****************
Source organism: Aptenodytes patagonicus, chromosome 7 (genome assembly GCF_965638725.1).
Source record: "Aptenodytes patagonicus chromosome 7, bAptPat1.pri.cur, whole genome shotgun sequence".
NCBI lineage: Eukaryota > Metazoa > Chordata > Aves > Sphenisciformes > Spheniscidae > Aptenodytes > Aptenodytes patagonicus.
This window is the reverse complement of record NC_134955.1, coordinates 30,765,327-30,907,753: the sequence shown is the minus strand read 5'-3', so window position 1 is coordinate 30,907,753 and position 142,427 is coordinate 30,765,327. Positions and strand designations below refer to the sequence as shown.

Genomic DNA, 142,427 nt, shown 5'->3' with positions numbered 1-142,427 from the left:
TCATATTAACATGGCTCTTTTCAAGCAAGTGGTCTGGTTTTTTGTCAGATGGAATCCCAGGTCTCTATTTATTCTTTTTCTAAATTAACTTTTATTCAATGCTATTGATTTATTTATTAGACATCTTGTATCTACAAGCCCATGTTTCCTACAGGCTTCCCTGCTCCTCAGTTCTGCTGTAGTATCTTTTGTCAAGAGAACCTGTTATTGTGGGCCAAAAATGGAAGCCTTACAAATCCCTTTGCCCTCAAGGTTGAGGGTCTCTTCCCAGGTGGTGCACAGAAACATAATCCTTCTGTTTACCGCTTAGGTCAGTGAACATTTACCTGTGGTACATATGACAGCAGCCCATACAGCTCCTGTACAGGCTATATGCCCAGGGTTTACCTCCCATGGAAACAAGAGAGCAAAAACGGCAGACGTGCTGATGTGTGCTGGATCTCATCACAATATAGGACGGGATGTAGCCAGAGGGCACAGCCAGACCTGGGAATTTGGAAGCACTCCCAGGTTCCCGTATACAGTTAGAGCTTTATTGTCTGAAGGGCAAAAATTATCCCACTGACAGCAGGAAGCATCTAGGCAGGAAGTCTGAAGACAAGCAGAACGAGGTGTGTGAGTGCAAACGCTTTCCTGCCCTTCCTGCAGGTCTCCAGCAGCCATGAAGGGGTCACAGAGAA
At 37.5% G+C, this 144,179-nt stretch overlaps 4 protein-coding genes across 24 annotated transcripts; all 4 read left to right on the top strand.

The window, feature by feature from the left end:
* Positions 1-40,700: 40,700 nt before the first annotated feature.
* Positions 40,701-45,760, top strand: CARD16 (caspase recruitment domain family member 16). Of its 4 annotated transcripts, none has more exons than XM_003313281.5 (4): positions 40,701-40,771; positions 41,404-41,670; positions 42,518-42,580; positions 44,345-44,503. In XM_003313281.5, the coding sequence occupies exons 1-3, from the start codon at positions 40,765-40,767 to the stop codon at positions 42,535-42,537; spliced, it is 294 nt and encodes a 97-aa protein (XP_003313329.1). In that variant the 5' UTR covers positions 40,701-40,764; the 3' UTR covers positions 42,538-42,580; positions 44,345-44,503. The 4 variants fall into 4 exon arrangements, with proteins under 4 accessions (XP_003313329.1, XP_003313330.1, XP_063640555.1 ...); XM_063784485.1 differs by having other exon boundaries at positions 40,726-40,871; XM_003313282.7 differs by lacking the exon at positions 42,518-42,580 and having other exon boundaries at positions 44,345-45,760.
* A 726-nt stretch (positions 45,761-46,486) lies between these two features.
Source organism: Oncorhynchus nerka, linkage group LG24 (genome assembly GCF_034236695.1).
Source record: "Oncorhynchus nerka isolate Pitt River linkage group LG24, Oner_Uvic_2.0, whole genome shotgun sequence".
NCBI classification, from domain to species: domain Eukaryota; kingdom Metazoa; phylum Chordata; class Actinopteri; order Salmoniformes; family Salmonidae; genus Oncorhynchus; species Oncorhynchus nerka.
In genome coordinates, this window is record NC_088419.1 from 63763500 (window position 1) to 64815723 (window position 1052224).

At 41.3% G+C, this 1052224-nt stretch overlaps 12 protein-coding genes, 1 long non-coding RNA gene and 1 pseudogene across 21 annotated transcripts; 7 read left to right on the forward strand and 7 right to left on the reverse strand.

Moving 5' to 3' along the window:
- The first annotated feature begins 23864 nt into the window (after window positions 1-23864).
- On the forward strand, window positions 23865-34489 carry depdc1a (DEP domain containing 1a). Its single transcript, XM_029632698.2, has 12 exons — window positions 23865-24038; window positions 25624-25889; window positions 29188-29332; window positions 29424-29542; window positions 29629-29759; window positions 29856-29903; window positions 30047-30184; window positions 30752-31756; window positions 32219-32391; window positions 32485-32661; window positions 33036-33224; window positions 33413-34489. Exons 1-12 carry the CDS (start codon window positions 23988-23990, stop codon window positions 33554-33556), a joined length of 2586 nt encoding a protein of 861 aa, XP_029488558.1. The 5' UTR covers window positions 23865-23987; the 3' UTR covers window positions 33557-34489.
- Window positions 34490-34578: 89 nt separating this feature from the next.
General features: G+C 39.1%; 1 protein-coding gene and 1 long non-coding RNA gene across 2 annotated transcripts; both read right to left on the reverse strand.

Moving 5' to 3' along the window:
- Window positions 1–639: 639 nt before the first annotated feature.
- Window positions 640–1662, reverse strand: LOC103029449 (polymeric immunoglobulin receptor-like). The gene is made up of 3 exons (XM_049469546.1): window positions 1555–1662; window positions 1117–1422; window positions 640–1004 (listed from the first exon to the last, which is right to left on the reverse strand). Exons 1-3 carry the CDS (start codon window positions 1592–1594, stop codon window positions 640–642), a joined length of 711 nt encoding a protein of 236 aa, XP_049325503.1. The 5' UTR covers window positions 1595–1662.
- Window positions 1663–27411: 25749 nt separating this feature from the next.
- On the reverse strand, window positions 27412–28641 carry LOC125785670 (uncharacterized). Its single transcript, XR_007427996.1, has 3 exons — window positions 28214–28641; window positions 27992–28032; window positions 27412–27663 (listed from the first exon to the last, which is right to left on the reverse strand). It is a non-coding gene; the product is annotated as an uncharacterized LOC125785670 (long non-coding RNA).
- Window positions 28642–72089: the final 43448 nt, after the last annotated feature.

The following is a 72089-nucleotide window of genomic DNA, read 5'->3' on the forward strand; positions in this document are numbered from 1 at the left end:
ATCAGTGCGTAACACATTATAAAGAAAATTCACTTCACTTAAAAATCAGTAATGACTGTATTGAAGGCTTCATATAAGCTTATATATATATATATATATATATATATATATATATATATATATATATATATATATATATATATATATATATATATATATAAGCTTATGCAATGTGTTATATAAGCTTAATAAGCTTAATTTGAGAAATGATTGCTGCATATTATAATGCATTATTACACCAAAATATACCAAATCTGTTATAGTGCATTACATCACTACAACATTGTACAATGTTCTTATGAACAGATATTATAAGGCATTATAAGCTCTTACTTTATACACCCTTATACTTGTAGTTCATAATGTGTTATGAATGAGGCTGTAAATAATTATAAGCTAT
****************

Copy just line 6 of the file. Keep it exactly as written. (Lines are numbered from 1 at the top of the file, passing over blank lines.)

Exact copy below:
TCATATTAACATGGCTCTTTTCAAGCAAGTGGTCTGGTTTTTTGTCAGATGGAATCCCAGGTCTCTATTTATTCTTTTTCTAAATTAACTTTTATTCAATGCTATTGATTTATTTATTAGACATCTTGTATCTACAAGCCCATGTTTCCTACAGGCTTCCCTGCTCCTCAGTTCTGCTGTAGTATCTTTTGTCAAGAGAACCTGTTATTGTGGGCCAAAAATGGAAGCCTTACAAATCCCTTTGCCCTCAAGGTTGAGGGTCTCTTCCCAGGTGGTGCACAGAAACATAATCCTTCTGTTTACCGCTTAGGTCAGTGAACATTTACCTGTGGTACATATGACAGCAGCCCATACAGCTCCTGTACAGGCTATATGCCCAGGGTTTACCTCCCATGGAAACAAGAGAGCAAAAACGGCAGACGTGCTGATGTGTGCTGGATCTCATCACAATATAGGACGGGATGTAGCCAGAGGGCACAGCCAGACCTGGGAATTTGGAAGCACTCCCAGGTTCCCGTATACAGTTAGAGCTTTATTGTCTGAAGGGCAAAAATTATCCCACTGACAGCAGGAAGCATCTAGGCAGGAAGTCTGAAGACAAGCAGAACGAGGTGTGTGAGTGCAAACGCTTTCCTGCCCTTCCTGCAGGTCTCCAGCAGCCATGAAGGGGTCACAGAGAA